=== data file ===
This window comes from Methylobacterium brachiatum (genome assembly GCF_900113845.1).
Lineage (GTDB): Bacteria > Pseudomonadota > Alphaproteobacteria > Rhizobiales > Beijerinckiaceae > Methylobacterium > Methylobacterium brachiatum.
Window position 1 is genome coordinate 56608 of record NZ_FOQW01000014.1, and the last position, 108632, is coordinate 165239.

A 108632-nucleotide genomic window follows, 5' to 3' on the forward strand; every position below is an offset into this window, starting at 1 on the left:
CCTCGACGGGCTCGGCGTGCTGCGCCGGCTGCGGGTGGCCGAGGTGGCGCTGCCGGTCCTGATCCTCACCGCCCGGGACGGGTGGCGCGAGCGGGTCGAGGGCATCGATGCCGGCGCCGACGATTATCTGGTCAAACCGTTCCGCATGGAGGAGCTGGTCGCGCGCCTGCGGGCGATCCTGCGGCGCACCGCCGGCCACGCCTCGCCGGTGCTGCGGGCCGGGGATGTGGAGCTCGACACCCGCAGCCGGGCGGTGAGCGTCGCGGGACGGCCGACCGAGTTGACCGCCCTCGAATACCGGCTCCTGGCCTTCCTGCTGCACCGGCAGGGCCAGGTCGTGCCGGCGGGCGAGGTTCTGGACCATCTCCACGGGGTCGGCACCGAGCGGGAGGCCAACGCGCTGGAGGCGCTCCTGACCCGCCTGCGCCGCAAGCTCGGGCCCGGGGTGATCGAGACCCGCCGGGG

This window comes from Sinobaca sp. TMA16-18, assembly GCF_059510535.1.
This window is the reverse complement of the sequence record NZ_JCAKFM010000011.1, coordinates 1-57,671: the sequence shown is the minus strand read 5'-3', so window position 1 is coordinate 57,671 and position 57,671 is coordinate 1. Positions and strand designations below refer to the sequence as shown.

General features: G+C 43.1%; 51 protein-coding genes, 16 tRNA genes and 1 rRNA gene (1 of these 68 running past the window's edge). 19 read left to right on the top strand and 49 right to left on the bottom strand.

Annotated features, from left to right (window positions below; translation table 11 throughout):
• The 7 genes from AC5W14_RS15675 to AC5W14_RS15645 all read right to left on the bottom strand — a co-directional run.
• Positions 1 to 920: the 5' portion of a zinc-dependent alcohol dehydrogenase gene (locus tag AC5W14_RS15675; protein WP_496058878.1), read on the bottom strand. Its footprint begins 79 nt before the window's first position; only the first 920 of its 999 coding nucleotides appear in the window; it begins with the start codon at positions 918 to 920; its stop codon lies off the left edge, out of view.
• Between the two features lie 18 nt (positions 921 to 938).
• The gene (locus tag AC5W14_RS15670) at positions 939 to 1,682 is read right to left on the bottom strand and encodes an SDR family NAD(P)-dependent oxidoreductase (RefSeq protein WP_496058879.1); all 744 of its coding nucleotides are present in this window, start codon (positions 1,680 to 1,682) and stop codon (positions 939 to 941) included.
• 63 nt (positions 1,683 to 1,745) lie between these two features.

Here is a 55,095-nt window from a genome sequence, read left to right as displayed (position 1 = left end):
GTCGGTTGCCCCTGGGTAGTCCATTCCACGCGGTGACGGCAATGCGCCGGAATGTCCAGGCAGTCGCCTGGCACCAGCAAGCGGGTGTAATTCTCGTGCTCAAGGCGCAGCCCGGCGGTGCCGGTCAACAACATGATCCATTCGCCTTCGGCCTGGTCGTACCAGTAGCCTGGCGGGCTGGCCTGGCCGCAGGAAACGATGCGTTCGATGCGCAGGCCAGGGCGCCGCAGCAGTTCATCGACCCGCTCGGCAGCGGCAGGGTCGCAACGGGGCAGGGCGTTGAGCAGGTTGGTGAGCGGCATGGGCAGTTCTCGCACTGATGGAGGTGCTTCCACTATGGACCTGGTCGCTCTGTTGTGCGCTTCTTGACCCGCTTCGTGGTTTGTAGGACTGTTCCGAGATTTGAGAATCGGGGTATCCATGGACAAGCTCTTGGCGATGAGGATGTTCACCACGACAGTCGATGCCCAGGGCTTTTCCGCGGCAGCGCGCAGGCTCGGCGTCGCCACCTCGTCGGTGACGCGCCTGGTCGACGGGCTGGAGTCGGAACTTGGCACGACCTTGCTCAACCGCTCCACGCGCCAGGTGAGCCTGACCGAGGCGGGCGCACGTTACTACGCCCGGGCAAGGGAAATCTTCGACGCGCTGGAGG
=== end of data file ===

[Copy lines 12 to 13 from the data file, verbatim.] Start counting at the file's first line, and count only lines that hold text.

• Between the two features lie 18 nt (positions 921 to 938).
• The gene (locus tag AC5W14_RS15670) at positions 939 to 1,682 is read right to left on the bottom strand and encodes an SDR family NAD(P)-dependent oxidoreductase (RefSeq protein WP_496058879.1); all 744 of its coding nucleotides are present in this window, start codon (positions 1,680 to 1,682) and stop codon (positions 939 to 941) included.